Have you ever seen the chicken scum that floats to the top when you boil chicken? Yuck.

You can also tell from the image of the soup in my Crock-Pot that I always use a Reynolds Slow Cooker Liner. In fact, I think Reynolds should sponsor this post, but sadly they aren't! But - I still want you to know about liners because they make cleaning easy.

And I always want to make things as easy as possible for my dishwasher sous chef mom! Did I ever tell you that she washes all of our dishes?

I know, but don't be jealous. Isn't it great to cook and have the dishes and the kitchen cleaned like magic! Thanks Mom!

Shredded chicken

My favorite grated chicken after cooking in a pot.

I suggest you start with leftover chicken, cut or shredded. Or cook the chicken ahead of time in chicken broth or my personal favorite suggestion:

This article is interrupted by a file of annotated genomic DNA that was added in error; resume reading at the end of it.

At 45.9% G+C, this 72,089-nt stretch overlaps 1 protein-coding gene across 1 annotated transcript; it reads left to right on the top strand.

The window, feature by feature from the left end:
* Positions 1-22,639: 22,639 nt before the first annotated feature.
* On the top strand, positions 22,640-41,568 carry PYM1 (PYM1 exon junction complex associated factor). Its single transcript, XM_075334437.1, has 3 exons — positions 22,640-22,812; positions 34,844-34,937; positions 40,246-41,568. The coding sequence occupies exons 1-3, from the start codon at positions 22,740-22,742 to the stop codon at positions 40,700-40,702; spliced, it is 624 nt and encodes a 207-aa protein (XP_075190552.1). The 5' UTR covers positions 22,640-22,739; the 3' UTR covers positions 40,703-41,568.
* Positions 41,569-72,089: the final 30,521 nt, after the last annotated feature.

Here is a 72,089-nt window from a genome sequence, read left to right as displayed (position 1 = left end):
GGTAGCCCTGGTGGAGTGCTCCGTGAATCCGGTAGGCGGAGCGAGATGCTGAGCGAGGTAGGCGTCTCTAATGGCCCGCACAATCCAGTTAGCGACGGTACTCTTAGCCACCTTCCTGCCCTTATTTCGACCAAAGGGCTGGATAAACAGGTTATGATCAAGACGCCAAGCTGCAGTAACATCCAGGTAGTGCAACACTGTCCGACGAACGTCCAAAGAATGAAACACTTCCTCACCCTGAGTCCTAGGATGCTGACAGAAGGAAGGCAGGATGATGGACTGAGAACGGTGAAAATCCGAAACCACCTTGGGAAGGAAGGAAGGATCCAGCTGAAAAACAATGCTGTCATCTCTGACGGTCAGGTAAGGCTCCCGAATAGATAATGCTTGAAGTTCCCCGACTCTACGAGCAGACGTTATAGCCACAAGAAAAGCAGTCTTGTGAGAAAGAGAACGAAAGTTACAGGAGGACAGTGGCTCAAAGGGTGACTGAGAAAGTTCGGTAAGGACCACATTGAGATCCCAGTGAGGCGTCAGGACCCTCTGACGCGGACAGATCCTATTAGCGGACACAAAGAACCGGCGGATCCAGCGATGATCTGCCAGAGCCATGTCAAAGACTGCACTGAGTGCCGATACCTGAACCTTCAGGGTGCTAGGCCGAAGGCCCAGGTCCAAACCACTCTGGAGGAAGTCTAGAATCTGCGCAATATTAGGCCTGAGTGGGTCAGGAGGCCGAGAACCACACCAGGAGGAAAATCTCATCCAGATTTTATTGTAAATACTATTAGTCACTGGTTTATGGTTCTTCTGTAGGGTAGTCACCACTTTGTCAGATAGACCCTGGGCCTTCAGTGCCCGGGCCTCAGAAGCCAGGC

Place the chicken breasts in the Crock-Pot with 1 cup of the salsa. Cook on high for 3 to 4 hours. Remove from the Crock-Pot, let cool slightly then shred. This chicken is soft and lightly seasoned.

Corn chowder with chicken and sweet potatoes upclose

I served this soup with a superfood kale salad and it was a total hit! As is often the case, this soup gets better and better for several days after cooking.

Corn chowder with chicken and sweet potatoes grab a bite!

Do you want to bite?

Cooking this soup in the Crock-Pot filled the house with a wonderful scent of something love coming from the kitchen! My soup-eating chef added a touch of hot sauce to his portion.

It gave me the idea to add chili flakes to the remaining soup. I added 1 1/2 teaspoon and it was a perfect addition to the creamy soup. I added it as a "highly suggested" option in the recipe!

If you have any other favorite soup-worthy vegetables, this is the kind of recipe that can be tweaked to make it your own! Thank you Maribeth and thank you Southern Living for inspiring this recipe!

Good food!
~ Catherine


  • 8 cups of chicken broth